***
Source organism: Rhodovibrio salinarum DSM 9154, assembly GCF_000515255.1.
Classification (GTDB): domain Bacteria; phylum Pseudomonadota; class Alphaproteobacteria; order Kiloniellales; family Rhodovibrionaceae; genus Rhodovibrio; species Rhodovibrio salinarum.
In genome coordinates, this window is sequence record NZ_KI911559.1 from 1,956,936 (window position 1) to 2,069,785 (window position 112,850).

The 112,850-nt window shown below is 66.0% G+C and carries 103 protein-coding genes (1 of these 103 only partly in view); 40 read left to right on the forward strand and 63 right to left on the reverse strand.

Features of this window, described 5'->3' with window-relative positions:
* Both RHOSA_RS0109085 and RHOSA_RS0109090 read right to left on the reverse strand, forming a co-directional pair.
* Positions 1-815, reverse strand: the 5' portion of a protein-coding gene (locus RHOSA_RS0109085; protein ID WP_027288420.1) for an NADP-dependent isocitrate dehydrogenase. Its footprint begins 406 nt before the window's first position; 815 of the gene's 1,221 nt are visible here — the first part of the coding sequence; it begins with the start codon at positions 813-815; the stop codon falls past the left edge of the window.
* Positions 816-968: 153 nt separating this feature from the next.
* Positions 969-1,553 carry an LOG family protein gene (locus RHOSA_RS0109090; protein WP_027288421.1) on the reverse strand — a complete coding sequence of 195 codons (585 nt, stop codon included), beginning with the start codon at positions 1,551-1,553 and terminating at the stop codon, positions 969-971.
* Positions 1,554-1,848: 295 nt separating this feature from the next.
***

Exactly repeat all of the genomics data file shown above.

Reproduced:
Source organism: Rhodovibrio salinarum DSM 9154, assembly GCF_000515255.1.
Classification (GTDB): domain Bacteria; phylum Pseudomonadota; class Alphaproteobacteria; order Kiloniellales; family Rhodovibrionaceae; genus Rhodovibrio; species Rhodovibrio salinarum.
In genome coordinates, this window is sequence record NZ_KI911559.1 from 1,956,936 (window position 1) to 2,069,785 (window position 112,850).

The 112,850-nt window shown below is 66.0% G+C and carries 103 protein-coding genes (1 of these 103 only partly in view); 40 read left to right on the forward strand and 63 right to left on the reverse strand.

Features of this window, described 5'->3' with window-relative positions:
* Both RHOSA_RS0109085 and RHOSA_RS0109090 read right to left on the reverse strand, forming a co-directional pair.
* Positions 1-815, reverse strand: the 5' portion of a protein-coding gene (locus RHOSA_RS0109085; protein ID WP_027288420.1) for an NADP-dependent isocitrate dehydrogenase. Its footprint begins 406 nt before the window's first position; 815 of the gene's 1,221 nt are visible here — the first part of the coding sequence; it begins with the start codon at positions 813-815; the stop codon falls past the left edge of the window.
* Positions 816-968: 153 nt separating this feature from the next.
* Positions 969-1,553 carry an LOG family protein gene (locus RHOSA_RS0109090; protein WP_027288421.1) on the reverse strand — a complete coding sequence of 195 codons (585 nt, stop codon included), beginning with the start codon at positions 1,551-1,553 and terminating at the stop codon, positions 969-971.
* Positions 1,554-1,848: 295 nt separating this feature from the next.